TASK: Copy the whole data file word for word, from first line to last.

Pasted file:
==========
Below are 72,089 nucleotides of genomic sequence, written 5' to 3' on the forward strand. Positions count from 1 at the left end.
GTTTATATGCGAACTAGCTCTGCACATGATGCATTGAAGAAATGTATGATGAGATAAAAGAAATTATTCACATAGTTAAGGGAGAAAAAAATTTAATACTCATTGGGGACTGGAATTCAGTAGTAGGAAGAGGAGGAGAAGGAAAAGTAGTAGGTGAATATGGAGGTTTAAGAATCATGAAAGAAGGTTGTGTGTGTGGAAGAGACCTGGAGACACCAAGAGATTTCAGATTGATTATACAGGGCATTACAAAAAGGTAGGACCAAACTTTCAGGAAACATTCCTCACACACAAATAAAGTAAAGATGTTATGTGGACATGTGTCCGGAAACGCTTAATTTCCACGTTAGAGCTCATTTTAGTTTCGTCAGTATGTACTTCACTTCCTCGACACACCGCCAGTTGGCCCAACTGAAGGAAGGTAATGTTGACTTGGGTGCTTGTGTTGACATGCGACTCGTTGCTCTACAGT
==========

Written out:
Below are 72,089 nucleotides of genomic sequence, written 5' to 3' on the forward strand. Positions count from 1 at the left end.
GTTTATATGCGAACTAGCTCTGCACATGATGCATTGAAGAAATGTATGATGAGATAAAAGAAATTATTCACATAGTTAAGGGAGAAAAAAATTTAATACTCATTGGGGACTGGAATTCAGTAGTAGGAAGAGGAGGAGAAGGAAAAGTAGTAGGTGAATATGGAGGTTTAAGAATCATGAAAGAAGGTTGTGTGTGTGGAAGAGACCTGGAGACACCAAGAGATTTCAGATTGATTATACAGGGCATTACAAAAAGGTAGGACCAAACTTTCAGGAAACATTCCTCACACACAAATAAAGTAAAGATGTTATGTGGACATGTGTCCGGAAACGCTTAATTTCCACGTTAGAGCTCATTTTAGTTTCGTCAGTATGTACTTCACTTCCTCGACACACCGCCAGTTGGCCCAACTGAAGGAAGGTAATGTTGACTTGGGTGCTTGTGTTGACATGCGACTCGTTGCTCTACAGT